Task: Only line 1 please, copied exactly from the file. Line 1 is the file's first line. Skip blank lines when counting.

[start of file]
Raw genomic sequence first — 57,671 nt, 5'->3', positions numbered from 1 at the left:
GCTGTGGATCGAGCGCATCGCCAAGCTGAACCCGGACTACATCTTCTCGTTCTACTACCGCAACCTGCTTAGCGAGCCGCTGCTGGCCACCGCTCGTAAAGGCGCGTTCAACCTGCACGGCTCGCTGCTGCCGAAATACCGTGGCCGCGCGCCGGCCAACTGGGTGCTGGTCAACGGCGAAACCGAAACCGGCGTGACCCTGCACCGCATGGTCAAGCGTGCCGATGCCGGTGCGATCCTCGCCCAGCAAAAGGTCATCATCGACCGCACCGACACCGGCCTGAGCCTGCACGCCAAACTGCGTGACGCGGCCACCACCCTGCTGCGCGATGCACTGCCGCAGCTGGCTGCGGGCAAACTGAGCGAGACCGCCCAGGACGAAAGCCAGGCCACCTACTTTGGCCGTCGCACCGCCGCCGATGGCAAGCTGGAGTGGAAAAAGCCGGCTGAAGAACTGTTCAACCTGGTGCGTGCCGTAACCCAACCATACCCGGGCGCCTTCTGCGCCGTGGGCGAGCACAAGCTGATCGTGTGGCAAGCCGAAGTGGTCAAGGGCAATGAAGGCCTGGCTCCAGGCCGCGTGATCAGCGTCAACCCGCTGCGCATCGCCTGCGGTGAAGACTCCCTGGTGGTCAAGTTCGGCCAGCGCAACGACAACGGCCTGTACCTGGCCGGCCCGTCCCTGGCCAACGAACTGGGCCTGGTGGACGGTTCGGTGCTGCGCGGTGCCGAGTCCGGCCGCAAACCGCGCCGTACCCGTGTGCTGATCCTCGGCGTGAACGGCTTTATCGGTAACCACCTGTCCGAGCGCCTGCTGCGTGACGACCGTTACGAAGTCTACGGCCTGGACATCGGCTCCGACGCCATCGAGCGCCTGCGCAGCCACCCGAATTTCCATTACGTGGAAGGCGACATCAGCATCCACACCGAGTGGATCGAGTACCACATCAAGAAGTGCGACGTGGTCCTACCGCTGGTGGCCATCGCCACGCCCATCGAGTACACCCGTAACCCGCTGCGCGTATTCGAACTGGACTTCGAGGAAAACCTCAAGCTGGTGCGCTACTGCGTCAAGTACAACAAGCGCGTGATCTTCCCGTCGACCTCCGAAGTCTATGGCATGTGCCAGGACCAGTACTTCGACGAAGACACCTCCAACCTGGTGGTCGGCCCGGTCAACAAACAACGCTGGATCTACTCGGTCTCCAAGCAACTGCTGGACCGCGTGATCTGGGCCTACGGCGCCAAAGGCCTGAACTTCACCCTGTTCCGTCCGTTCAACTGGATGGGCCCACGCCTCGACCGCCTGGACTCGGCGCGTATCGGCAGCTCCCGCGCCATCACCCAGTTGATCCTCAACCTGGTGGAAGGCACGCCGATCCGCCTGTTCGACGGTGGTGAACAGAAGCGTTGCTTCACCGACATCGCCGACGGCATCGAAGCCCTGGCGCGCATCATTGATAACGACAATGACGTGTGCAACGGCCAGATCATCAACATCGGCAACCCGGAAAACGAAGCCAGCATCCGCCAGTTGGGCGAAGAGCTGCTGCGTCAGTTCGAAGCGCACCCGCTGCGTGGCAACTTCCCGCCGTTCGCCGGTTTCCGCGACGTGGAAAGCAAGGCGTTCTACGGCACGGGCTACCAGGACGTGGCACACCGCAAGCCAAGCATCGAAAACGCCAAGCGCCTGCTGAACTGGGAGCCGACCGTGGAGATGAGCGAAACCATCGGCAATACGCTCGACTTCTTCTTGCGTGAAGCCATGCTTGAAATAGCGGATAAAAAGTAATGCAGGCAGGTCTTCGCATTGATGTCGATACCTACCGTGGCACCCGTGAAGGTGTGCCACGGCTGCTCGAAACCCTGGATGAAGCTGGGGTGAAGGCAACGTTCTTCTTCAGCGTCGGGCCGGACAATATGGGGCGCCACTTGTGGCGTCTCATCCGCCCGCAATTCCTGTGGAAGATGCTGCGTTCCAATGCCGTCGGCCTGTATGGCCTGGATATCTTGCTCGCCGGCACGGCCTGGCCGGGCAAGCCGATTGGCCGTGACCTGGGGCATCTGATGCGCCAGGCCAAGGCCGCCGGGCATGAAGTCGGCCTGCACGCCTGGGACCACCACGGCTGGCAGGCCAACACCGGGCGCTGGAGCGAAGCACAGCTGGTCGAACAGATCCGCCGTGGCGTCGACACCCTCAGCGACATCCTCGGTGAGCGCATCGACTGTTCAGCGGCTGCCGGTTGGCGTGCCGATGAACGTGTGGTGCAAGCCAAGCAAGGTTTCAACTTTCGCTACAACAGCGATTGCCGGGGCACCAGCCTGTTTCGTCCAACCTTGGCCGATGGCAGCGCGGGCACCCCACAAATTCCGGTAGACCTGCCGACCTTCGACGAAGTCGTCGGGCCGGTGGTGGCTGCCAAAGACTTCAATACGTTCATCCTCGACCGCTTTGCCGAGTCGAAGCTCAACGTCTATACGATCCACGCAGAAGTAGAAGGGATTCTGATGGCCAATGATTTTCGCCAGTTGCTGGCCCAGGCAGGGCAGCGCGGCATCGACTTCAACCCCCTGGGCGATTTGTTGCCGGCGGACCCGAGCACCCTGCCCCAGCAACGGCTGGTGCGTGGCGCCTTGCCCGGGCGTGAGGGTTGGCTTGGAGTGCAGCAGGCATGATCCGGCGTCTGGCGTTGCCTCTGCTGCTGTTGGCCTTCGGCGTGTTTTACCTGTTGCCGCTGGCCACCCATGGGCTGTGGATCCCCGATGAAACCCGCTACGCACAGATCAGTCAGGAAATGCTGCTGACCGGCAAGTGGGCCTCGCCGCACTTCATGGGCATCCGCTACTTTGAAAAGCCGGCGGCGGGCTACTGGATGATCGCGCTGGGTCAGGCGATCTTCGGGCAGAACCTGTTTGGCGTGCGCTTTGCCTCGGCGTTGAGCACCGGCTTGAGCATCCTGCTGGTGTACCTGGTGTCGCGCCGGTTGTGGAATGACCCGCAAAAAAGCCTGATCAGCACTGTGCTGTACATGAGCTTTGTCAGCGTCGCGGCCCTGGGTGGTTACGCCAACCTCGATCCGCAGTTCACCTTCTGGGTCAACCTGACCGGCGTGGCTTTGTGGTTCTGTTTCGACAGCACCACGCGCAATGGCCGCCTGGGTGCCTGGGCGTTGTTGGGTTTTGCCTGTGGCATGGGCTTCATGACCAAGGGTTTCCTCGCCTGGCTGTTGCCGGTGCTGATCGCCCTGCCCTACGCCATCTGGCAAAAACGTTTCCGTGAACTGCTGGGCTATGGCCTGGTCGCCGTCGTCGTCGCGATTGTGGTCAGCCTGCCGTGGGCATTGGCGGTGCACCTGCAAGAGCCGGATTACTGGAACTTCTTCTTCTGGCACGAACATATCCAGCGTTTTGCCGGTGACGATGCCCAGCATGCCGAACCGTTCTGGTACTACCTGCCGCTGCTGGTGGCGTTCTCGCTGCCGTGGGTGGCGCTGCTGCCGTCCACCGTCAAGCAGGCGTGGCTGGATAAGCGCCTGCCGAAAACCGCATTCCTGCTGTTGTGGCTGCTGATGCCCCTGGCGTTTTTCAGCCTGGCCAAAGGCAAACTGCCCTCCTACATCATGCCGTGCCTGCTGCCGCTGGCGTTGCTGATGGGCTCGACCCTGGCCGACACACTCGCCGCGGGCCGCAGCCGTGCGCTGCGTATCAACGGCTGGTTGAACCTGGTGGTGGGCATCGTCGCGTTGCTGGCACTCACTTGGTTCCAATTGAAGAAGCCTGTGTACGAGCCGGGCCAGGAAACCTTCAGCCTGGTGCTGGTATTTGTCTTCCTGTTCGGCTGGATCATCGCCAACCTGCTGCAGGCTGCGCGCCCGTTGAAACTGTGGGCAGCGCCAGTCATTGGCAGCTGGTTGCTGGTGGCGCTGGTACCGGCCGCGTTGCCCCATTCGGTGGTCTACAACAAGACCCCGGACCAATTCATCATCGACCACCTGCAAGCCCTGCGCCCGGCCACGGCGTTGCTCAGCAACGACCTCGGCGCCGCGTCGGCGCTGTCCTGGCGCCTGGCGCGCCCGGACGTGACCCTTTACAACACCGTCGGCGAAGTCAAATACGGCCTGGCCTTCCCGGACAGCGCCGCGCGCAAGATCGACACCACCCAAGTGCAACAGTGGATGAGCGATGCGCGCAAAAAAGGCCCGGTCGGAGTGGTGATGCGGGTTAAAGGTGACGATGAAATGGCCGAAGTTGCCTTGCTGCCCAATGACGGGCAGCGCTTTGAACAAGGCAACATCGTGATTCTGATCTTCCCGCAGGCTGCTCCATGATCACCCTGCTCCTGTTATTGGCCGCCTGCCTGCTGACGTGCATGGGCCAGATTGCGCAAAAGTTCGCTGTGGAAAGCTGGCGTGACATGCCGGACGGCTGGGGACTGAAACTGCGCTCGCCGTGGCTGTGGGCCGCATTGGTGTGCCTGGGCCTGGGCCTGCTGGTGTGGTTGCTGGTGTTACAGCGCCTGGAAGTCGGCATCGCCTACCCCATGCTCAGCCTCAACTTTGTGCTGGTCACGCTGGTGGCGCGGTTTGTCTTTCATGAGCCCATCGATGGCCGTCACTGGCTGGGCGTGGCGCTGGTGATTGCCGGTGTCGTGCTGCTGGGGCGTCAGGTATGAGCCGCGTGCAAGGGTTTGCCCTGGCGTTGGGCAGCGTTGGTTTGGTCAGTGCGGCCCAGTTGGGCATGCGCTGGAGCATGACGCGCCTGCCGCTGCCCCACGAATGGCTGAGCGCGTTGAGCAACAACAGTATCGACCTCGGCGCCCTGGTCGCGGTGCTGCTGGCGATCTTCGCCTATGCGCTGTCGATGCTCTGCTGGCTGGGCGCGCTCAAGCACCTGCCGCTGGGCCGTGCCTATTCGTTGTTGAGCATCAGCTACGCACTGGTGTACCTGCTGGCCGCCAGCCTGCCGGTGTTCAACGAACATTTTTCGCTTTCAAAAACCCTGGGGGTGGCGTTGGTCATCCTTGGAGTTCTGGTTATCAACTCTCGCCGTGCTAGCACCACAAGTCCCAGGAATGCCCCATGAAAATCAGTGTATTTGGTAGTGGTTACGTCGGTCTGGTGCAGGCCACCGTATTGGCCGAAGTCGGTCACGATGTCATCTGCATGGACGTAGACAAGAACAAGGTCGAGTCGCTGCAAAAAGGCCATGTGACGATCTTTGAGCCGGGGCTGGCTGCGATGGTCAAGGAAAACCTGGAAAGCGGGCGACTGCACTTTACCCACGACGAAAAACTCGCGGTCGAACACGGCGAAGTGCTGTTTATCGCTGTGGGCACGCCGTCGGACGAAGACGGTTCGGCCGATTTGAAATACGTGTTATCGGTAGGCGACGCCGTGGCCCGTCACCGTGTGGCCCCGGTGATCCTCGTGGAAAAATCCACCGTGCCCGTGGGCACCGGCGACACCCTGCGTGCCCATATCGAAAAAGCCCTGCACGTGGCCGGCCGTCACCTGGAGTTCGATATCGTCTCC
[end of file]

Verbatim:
Raw genomic sequence first — 57,671 nt, 5'->3', positions numbered from 1 at the left: